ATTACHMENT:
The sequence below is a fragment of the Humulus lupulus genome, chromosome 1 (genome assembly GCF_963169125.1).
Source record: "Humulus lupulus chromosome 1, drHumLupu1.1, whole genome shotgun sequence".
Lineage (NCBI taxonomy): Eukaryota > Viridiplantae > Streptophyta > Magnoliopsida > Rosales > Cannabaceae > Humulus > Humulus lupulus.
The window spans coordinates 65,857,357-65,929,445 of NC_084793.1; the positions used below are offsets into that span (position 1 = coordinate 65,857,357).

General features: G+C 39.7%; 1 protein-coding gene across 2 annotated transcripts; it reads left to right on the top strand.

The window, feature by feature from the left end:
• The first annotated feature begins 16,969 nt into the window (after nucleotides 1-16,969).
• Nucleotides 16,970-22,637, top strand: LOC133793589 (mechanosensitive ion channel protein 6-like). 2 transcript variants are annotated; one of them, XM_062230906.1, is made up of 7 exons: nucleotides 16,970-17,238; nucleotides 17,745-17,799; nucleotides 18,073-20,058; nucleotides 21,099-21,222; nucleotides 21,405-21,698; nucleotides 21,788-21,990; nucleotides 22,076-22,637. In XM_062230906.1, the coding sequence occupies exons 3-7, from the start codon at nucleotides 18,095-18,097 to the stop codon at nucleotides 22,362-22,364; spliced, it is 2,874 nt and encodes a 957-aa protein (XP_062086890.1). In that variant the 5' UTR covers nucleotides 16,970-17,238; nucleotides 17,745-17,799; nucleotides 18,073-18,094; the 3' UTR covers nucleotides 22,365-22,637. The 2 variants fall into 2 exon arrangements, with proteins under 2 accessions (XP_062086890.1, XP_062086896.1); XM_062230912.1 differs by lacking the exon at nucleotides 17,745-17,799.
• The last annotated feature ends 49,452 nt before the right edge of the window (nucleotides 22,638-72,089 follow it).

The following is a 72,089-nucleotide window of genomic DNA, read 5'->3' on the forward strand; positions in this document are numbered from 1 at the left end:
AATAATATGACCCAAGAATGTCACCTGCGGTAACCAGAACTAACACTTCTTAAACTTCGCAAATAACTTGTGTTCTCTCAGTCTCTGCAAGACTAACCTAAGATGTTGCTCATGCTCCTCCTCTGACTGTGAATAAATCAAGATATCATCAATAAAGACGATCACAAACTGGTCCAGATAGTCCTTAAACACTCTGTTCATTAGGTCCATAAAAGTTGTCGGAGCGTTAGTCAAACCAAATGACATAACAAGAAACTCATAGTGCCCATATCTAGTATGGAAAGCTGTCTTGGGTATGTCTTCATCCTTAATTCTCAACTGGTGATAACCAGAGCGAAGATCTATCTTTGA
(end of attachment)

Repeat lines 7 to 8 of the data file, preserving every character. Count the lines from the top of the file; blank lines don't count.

• The first annotated feature begins 16,969 nt into the window (after nucleotides 1-16,969).
• Nucleotides 16,970-22,637, top strand: LOC133793589 (mechanosensitive ion channel protein 6-like). 2 transcript variants are annotated; one of them, XM_062230906.1, is made up of 7 exons: nucleotides 16,970-17,238; nucleotides 17,745-17,799; nucleotides 18,073-20,058; nucleotides 21,099-21,222; nucleotides 21,405-21,698; nucleotides 21,788-21,990; nucleotides 22,076-22,637. In XM_062230906.1, the coding sequence occupies exons 3-7, from the start codon at nucleotides 18,095-18,097 to the stop codon at nucleotides 22,362-22,364; spliced, it is 2,874 nt and encodes a 957-aa protein (XP_062086890.1). In that variant the 5' UTR covers nucleotides 16,970-17,238; nucleotides 17,745-17,799; nucleotides 18,073-18,094; the 3' UTR covers nucleotides 22,365-22,637. The 2 variants fall into 2 exon arrangements, with proteins under 2 accessions (XP_062086890.1, XP_062086896.1); XM_062230912.1 differs by lacking the exon at nucleotides 17,745-17,799.